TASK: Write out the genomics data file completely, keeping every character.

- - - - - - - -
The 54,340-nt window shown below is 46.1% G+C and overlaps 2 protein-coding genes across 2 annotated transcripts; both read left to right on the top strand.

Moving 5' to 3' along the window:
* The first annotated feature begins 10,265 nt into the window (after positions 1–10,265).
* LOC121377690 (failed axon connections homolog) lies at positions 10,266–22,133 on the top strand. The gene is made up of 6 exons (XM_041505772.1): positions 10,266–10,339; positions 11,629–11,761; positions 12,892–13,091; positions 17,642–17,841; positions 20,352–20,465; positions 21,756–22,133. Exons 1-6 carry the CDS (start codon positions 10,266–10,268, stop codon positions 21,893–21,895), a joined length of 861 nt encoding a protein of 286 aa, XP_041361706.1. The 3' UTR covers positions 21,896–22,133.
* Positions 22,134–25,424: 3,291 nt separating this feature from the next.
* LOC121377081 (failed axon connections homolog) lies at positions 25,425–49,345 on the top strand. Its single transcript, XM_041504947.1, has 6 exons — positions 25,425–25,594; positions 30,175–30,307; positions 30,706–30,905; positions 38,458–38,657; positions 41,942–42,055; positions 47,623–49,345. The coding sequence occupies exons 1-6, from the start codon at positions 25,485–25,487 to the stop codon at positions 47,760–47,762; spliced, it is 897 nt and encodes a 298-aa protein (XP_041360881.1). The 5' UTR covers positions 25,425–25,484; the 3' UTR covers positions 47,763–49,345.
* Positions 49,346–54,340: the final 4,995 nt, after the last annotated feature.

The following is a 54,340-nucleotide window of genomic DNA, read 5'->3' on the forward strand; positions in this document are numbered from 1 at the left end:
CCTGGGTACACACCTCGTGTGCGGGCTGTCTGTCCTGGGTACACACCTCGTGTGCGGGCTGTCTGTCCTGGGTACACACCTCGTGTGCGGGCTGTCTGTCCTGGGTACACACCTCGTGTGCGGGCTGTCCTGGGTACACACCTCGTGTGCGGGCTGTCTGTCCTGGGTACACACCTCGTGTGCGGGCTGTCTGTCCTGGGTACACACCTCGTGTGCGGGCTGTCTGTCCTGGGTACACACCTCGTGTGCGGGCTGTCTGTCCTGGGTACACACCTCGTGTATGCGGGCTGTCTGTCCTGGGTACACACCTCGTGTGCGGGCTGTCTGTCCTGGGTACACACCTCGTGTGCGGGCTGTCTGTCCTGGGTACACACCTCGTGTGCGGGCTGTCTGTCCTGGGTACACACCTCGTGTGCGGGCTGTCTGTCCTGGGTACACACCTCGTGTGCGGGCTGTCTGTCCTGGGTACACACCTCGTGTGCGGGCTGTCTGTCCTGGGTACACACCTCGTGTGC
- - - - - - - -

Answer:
The 54,340-nt window shown below is 46.1% G+C and overlaps 2 protein-coding genes across 2 annotated transcripts; both read left to right on the top strand.

Moving 5' to 3' along the window:
* The first annotated feature begins 10,265 nt into the window (after positions 1–10,265).
* LOC121377690 (failed axon connections homolog) lies at positions 10,266–22,133 on the top strand. The gene is made up of 6 exons (XM_041505772.1): positions 10,266–10,339; positions 11,629–11,761; positions 12,892–13,091; positions 17,642–17,841; positions 20,352–20,465; positions 21,756–22,133. Exons 1-6 carry the CDS (start codon positions 10,266–10,268, stop codon positions 21,893–21,895), a joined length of 861 nt encoding a protein of 286 aa, XP_041361706.1. The 3' UTR covers positions 21,896–22,133.
* Positions 22,134–25,424: 3,291 nt separating this feature from the next.
* LOC121377081 (failed axon connections homolog) lies at positions 25,425–49,345 on the top strand. Its single transcript, XM_041504947.1, has 6 exons — positions 25,425–25,594; positions 30,175–30,307; positions 30,706–30,905; positions 38,458–38,657; positions 41,942–42,055; positions 47,623–49,345. The coding sequence occupies exons 1-6, from the start codon at positions 25,485–25,487 to the stop codon at positions 47,760–47,762; spliced, it is 897 nt and encodes a 298-aa protein (XP_041360881.1). The 5' UTR covers positions 25,425–25,484; the 3' UTR covers positions 47,763–49,345.
* Positions 49,346–54,340: the final 4,995 nt, after the last annotated feature.

The following is a 54,340-nucleotide window of genomic DNA, read 5'->3' on the forward strand; positions in this document are numbered from 1 at the left end:
CCTGGGTACACACCTCGTGTGCGGGCTGTCTGTCCTGGGTACACACCTCGTGTGCGGGCTGTCTGTCCTGGGTACACACCTCGTGTGCGGGCTGTCTGTCCTGGGTACACACCTCGTGTGCGGGCTGTCCTGGGTACACACCTCGTGTGCGGGCTGTCTGTCCTGGGTACACACCTCGTGTGCGGGCTGTCTGTCCTGGGTACACACCTCGTGTGCGGGCTGTCTGTCCTGGGTACACACCTCGTGTGCGGGCTGTCTGTCCTGGGTACACACCTCGTGTATGCGGGCTGTCTGTCCTGGGTACACACCTCGTGTGCGGGCTGTCTGTCCTGGGTACACACCTCGTGTGCGGGCTGTCTGTCCTGGGTACACACCTCGTGTGCGGGCTGTCTGTCCTGGGTACACACCTCGTGTGCGGGCTGTCTGTCCTGGGTACACACCTCGTGTGCGGGCTGTCTGTCCTGGGTACACACCTCGTGTGCGGGCTGTCTGTCCTGGGTACACACCTCGTGTGC